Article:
Overall the street has positive character. Locally listed buildings include former banks and large shops including a former District Bank at No.29 and the RBS at No.87. The former Woolworth’s store on the corner with Waterloo Road has now fallen into dilapidation.
The stretch covered by the Area of Special Local Character runs from the Promenade to Lytham Road including the locally listed Royal Oak Hotel and former Palladium cinema, and 1 – 4 Royal Oak Buildings opposite.
Locally listed Royal Oak and Palladium buildings
Locally listed Talbot Court, Waterloo Road / Promanade
The street was one of the first east-west streets in South Shore to be laid out, and is shown on the 1838 Tithe map. By the late 19th century it rivalled Bond Street as a main commercial street in the area, with residential premises at the east end (beyond the Area of Special Local Character). By 1938 retailers such as Woolworths, Saxone and Boots were trading from the street, as well as independent confectioners and drapers. There was a cinema at No. 36, a bank and a post office. In the early 20th century a railway station opened at the bridge, to the east. The street is characterised by its relatively wide aspect, with buildings built up to the rear of wide footways, and the intersection of north-south side streets along its length.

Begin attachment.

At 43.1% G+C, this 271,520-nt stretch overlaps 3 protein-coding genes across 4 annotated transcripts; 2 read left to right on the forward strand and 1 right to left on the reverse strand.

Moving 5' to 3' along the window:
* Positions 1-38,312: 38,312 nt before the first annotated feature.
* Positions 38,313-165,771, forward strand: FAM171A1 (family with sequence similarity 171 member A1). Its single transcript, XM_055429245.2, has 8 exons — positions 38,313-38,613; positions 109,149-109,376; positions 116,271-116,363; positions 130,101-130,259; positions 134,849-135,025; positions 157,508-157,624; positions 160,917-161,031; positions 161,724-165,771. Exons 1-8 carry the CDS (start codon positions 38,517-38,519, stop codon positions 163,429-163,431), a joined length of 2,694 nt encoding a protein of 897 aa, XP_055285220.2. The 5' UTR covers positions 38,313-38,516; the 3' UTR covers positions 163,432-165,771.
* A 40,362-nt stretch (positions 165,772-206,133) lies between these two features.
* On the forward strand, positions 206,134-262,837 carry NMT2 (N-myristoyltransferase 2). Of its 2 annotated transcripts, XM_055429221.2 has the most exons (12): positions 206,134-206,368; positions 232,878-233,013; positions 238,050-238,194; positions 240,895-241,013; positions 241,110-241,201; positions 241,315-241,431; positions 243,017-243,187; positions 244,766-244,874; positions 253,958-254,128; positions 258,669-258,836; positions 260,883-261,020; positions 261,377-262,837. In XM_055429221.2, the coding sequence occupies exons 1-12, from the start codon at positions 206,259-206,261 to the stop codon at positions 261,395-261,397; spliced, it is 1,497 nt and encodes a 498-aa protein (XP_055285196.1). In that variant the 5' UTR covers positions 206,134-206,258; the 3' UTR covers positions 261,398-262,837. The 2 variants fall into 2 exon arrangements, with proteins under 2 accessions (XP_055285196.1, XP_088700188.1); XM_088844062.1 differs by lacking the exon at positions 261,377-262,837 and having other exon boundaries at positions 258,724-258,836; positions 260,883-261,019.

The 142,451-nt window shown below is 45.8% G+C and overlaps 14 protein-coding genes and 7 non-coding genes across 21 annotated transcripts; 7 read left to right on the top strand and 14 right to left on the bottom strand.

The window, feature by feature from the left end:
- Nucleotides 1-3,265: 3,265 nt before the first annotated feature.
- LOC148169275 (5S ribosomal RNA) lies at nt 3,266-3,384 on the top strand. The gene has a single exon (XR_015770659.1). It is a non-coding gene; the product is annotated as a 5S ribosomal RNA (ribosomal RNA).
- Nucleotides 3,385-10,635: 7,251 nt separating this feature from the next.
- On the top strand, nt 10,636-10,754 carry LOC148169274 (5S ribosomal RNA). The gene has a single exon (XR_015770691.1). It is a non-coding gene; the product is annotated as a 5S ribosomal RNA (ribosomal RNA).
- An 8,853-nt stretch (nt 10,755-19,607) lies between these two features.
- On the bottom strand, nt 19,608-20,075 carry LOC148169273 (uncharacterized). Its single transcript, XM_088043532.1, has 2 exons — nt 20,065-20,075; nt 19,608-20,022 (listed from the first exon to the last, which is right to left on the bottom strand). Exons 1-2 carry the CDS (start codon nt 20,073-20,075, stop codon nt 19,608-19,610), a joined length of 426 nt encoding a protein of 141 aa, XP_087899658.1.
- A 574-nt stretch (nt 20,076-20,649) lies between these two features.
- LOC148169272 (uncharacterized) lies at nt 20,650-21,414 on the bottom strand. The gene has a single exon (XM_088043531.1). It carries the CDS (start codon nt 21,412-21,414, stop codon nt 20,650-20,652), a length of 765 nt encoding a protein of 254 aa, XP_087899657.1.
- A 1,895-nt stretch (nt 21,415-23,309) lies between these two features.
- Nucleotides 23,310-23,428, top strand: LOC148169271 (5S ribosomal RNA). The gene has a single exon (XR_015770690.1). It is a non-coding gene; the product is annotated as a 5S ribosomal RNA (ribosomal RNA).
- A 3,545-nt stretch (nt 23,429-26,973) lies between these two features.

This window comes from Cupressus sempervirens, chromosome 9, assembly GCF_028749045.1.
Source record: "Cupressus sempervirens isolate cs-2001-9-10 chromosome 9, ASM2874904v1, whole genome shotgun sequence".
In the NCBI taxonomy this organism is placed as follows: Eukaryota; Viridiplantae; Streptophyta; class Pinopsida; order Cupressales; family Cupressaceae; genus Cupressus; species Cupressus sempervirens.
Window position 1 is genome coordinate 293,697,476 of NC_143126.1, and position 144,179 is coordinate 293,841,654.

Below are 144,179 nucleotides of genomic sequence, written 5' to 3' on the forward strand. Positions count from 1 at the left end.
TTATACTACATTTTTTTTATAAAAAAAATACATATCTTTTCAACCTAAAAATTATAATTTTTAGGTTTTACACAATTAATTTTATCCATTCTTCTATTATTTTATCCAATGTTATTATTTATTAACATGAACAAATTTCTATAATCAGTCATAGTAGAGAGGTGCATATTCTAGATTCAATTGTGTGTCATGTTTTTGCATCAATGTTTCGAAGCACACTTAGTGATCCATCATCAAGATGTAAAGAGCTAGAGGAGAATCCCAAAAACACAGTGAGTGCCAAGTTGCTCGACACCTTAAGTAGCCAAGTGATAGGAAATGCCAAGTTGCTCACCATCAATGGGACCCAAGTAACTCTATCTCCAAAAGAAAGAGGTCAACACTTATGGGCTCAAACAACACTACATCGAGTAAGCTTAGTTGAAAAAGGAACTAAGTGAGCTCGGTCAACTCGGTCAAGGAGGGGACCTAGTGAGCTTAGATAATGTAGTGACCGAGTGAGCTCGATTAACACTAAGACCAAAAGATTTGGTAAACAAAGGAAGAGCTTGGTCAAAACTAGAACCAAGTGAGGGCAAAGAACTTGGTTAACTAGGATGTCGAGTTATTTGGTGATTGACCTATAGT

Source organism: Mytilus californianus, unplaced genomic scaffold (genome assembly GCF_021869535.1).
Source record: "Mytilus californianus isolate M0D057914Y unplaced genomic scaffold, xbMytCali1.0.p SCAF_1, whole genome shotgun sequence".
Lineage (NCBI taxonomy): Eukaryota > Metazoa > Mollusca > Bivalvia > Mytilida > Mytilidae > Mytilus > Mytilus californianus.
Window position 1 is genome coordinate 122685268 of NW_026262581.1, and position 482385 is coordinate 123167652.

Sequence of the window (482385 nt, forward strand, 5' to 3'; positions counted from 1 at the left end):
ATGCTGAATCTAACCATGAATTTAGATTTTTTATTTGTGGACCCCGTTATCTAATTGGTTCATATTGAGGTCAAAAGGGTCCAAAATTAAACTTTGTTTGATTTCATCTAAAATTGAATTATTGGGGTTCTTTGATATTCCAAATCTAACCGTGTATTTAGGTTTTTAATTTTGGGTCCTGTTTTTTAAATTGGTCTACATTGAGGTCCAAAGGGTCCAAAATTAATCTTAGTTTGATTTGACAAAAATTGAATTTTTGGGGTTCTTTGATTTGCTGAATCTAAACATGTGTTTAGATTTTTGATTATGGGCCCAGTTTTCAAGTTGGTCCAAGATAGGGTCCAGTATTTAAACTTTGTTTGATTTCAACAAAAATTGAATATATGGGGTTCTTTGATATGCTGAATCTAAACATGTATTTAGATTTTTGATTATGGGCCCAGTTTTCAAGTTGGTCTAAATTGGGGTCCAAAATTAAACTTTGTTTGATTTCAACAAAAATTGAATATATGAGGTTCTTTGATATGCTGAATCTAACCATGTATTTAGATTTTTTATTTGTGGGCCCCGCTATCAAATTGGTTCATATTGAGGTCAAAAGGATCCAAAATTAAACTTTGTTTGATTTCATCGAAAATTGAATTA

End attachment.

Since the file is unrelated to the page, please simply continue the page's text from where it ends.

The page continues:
The streetscape has a varied mix of buildings, with late 19th to early 20th century buildings. The locally listed former post office, and a range of 1970s shop units on the north side create variations in the roofline and scale. The former Victoria Market and post office are both prominent on the street and reflect each other in their vertical height, and the post office relates in scale to post-war 20th century buildings on the north-west side of the street. The scale throughout the rest of the street is generally of two-storey shops and commercial premises.
Locally listed former post office
Most of the commercial properties have modern fascias and shop fronts to the ground floor, with the upper floors being converted into residential flats. However, there are several positive value buildings including no. 35, formerly a car showroom, with a striking white faience façade. The 1930s former Talbot Market by renowned local architect Halstead Best on an island site to the west of Bolton Street is also of merit, and retains its original fenestration pattern of large shop windows.